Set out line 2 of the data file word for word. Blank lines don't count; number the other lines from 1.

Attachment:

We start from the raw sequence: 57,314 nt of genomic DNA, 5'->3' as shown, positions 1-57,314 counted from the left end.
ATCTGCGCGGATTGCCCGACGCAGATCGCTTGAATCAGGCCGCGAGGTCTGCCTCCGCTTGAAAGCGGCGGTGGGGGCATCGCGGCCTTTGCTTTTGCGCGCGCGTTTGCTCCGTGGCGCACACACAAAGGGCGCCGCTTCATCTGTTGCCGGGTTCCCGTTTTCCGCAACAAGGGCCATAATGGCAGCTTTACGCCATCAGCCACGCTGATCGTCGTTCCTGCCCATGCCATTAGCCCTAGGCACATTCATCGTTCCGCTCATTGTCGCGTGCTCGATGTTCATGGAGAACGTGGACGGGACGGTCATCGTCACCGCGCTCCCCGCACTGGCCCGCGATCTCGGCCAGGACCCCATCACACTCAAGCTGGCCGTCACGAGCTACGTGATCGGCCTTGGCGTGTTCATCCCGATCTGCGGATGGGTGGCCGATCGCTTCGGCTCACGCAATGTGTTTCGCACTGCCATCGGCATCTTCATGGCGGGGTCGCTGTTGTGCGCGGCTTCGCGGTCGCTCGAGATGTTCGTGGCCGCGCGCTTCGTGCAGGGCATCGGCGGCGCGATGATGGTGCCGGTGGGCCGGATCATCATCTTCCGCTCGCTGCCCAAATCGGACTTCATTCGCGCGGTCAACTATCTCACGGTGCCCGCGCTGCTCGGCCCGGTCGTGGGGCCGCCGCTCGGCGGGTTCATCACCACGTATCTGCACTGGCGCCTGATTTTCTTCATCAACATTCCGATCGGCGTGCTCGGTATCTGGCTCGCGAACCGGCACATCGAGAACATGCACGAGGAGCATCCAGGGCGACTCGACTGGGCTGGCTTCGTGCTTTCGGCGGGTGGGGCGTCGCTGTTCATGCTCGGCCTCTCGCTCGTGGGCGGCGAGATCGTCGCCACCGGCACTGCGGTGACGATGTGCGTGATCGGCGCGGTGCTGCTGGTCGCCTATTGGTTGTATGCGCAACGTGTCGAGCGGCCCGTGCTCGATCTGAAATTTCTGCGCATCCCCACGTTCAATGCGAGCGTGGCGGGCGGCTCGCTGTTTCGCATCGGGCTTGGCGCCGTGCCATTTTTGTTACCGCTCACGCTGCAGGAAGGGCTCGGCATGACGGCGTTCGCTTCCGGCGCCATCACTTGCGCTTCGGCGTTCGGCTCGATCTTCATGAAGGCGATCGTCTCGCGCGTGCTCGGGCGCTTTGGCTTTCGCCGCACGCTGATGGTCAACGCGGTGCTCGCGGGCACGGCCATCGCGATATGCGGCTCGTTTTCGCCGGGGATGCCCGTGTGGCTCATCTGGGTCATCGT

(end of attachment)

ATCTGCGCGGATTGCCCGACGCAGATCGCTTGAATCAGGCCGCGAGGTCTGCCTCCGCTTGAAAGCGGCGGTGGGGGCATCGCGGCCTTTGCTTTTGCGCGCGCGTTTGCTCCGTGGCGCACACACAAAGGGCGCCGCTTCATCTGTTGCCGGGTTCCCGTTTTCCGCAACAAGGGCCATAATGGCAGCTTTACGCCATCAGCCACGCTGATCGTCGTTCCTGCCCATGCCATTAGCCCTAGGCACATTCATCGTTCCGCTCATTGTCGCGTGCTCGATGTTCATGGAGAACGTGGACGGGACGGTCATCGTCACCGCGCTCCCCGCACTGGCCCGCGATCTCGGCCAGGACCCCATCACACTCAAGCTGGCCGTCACGAGCTACGTGATCGGCCTTGGCGTGTTCATCCCGATCTGCGGATGGGTGGCCGATCGCTTCGGCTCACGCAATGTGTTTCGCACTGCCATCGGCATCTTCATGGCGGGGTCGCTGTTGTGCGCGGCTTCGCGGTCGCTCGAGATGTTCGTGGCCGCGCGCTTCGTGCAGGGCATCGGCGGCGCGATGATGGTGCCGGTGGGCCGGATCATCATCTTCCGCTCGCTGCCCAAATCGGACTTCATTCGCGCGGTCAACTATCTCACGGTGCCCGCGCTGCTCGGCCCGGTCGTGGGGCCGCCGCTCGGCGGGTTCATCACCACGTATCTGCACTGGCGCCTGATTTTCTTCATCAACATTCCGATCGGCGTGCTCGGTATCTGGCTCGCGAACCGGCACATCGAGAACATGCACGAGGAGCATCCAGGGCGACTCGACTGGGCTGGCTTCGTGCTTTCGGCGGGTGGGGCGTCGCTGTTCATGCTCGGCCTCTCGCTCGTGGGCGGCGAGATCGTCGCCACCGGCACTGCGGTGACGATGTGCGTGATCGGCGCGGTGCTGCTGGTCGCCTATTGGTTGTATGCGCAACGTGTCGAGCGGCCCGTGCTCGATCTGAAATTTCTGCGCATCCCCACGTTCAATGCGAGCGTGGCGGGCGGCTCGCTGTTTCGCATCGGGCTTGGCGCCGTGCCATTTTTGTTACCGCTCACGCTGCAGGAAGGGCTCGGCATGACGGCGTTCGCTTCCGGCGCCATCACTTGCGCTTCGGCGTTCGGCTCGATCTTCATGAAGGCGATCGTCTCGCGCGTGCTCGGGCGCTTTGGCTTTCGCCGCACGCTGATGGTCAACGCGGTGCTCGCGGGCACGGCCATCGCGATATGCGGCTCGTTTTCGCCGGGGATGCCCGTGTGGCTCATCTGGGTCATCGT